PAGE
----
As faith communities concerned about peace and justice for all God's people, we, the undersigned, want to express our concern over the trade in conflict diamonds—gems that are used to fund warfare and civilian atrocities—and we want to collectively show solidarity with our brothers and sisters who are suffering in Sierra Leone as a result of a decade-long civil war where rebels seek to control diamond resources.

In particular, the brutal tactics of the Revolutionary United Front (RUF), who routinely practice mutilation of innocent civilians, notably amputation of limbs and other body parts; forced recruitment of child soldiers, and abduction of women to be soldiers' "wives," are all tactics intended to maintain their wicked reign over resources. This cannot and should not be tolerated by any member of the international community, least of all by those who believe all people are God’s creation.

The war in Sierra Leone is not about political liberation or religious freedom—it is a war about conflict diamonds, where greed, warfare and civilian terror have become a cover for controlling and smuggling diamond resources. As Muctar Jalloh, a victim of the Sierra Leone conflict explains, the bloodshed in his country "is simply a war over control of diamonds. Little pieces of rock that people around the world like to wear on their fingers and hang from their ears. As you can see, because of these rocks I no longer have an ear or five of my fingers."

The RUF controls two-thirds of Sierra Leone, including the lucrative diamond-mining regions in the north. The sale of these illicit gems to the diamond industry—often routed through other countries such as Liberia—then supplies a constant stream of funding for the rebels' arms purchases, which in turn leads to the continuation of war, further displacement of the civilian population, and general instability in the West African region. Angola, the Democratic Republic of the Congo and many surrounding African countries also have similar experiences of human suffering as result of the trade in conflict diamonds.

While the worldwide diamond industry has made encouraging strides toward establishing an international diamond certification system that seeks to ensure that conflict diamonds are kept out of the retail market, the pace of reform is slow. Delays in enacting an international system leave millions of people at the mercy of atrocious human rights abusers such as the Revolutionary United Front (RUF).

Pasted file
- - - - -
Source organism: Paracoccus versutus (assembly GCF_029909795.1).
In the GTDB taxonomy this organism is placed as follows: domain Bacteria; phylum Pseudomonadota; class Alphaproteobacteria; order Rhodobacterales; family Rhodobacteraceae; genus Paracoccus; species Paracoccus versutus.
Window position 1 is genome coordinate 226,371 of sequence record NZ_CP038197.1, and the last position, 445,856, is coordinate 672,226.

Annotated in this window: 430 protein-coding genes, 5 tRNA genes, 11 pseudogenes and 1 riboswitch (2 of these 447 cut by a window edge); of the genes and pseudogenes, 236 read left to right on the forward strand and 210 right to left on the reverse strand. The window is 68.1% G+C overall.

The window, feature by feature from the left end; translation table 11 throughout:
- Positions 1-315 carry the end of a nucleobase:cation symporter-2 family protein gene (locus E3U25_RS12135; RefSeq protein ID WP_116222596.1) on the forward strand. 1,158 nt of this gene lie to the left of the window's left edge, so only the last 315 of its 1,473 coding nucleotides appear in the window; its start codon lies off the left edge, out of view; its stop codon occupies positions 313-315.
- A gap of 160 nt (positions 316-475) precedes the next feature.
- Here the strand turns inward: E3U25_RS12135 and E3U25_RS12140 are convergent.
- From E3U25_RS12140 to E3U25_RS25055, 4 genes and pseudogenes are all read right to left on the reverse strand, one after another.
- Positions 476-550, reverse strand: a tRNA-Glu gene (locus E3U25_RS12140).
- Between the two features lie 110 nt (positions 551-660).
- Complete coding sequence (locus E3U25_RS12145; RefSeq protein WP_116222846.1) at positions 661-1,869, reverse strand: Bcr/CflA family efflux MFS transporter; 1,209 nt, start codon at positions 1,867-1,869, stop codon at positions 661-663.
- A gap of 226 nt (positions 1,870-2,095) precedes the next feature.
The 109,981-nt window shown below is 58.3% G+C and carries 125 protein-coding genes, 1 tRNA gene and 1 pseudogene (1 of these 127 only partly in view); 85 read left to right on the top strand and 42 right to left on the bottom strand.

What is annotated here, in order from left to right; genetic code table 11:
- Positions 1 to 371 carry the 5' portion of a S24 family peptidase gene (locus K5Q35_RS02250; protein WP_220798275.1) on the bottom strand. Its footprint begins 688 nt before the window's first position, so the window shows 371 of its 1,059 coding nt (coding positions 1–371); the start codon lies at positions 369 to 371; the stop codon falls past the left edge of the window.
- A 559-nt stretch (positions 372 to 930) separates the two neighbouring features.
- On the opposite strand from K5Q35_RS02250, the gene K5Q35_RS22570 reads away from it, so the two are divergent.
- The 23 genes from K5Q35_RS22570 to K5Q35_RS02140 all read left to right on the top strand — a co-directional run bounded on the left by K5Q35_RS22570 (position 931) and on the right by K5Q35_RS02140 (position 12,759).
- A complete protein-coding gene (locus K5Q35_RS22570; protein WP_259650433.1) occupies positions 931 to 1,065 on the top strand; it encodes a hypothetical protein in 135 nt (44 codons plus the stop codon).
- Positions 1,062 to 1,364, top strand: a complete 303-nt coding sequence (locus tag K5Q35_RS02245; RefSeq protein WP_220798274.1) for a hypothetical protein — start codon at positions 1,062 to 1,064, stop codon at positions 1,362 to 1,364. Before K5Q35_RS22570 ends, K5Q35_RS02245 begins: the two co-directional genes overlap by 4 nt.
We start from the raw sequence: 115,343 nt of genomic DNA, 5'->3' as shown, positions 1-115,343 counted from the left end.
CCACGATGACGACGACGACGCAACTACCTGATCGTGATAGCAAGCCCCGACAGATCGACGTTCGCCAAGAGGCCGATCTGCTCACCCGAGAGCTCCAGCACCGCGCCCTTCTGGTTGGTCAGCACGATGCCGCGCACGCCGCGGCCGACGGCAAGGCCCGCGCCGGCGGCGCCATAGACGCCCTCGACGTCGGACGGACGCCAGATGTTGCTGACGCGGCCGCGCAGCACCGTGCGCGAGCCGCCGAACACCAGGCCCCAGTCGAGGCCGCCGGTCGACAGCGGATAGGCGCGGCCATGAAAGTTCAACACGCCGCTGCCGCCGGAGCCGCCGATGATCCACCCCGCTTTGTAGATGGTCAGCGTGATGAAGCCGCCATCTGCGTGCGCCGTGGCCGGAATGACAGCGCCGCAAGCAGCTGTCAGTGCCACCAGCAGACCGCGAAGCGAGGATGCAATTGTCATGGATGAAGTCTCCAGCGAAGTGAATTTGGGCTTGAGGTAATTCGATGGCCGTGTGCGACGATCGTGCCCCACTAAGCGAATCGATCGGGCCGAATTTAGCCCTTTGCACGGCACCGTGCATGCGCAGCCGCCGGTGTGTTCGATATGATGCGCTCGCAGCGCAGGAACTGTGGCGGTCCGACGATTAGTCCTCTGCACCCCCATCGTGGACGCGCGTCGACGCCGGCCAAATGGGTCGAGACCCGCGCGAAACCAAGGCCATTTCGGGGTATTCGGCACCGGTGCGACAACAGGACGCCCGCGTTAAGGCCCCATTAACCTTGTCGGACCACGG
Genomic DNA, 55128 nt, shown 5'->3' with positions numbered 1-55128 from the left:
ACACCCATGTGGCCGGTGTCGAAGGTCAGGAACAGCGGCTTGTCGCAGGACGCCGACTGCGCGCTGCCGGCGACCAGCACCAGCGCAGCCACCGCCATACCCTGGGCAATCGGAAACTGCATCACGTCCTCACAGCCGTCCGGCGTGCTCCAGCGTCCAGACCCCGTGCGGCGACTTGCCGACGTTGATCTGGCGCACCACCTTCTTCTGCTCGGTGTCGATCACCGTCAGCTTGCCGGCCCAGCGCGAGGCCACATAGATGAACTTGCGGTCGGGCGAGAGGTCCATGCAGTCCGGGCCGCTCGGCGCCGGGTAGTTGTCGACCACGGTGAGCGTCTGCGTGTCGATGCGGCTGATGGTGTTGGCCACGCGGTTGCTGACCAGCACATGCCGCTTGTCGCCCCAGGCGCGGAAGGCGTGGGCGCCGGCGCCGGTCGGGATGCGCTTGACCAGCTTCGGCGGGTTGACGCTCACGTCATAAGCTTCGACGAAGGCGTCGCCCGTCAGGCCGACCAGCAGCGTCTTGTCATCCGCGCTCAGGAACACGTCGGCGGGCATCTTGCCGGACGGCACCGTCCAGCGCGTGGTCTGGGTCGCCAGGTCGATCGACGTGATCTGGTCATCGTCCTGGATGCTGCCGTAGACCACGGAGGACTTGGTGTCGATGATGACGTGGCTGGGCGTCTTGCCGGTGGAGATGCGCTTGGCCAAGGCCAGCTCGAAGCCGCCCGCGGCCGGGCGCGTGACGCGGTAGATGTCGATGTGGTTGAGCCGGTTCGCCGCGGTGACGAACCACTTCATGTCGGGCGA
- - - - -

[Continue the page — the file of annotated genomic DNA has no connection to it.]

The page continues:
In response to this situation, we, the undersigned faith communities in the U.S., are joining together in support of clean diamond legislation, including the Clean Diamonds Act, which would prohibit the direct or indirect importation of any and all diamonds and diamond jewelry without a global certification system in place. By taking leadership, the U.S. can send a message that the trade in conflict diamonds is morally egregious and will not be tolerated. Moral authority under these circumstances is not an option; it is an imperative.

The longer it takes to enact an international certification system, the more hardship is inflicted on innocent people in Sierra Leone, Angola, and the Congo, and the more risk of harm to the legitimate diamond-producing nations of Botswana, Namibia, and South Africa. It has been written: "Do not profit by the blood of your neighbor…you shall not hate your kinsman in your heart. Reprove your neighbor but incur no guilt because of him. You shall not take vengeance or bear a grudge against your kinsfolk. Love your neighbor as yourself" (Leviticus 19:16-18).

Across our faith traditions, we teach all to love others and speak up for those who cannot speak up for themselves. We stand ready to commit what we can to this fight against the use of conflict diamonds which inflict pain and suffering on the innocent.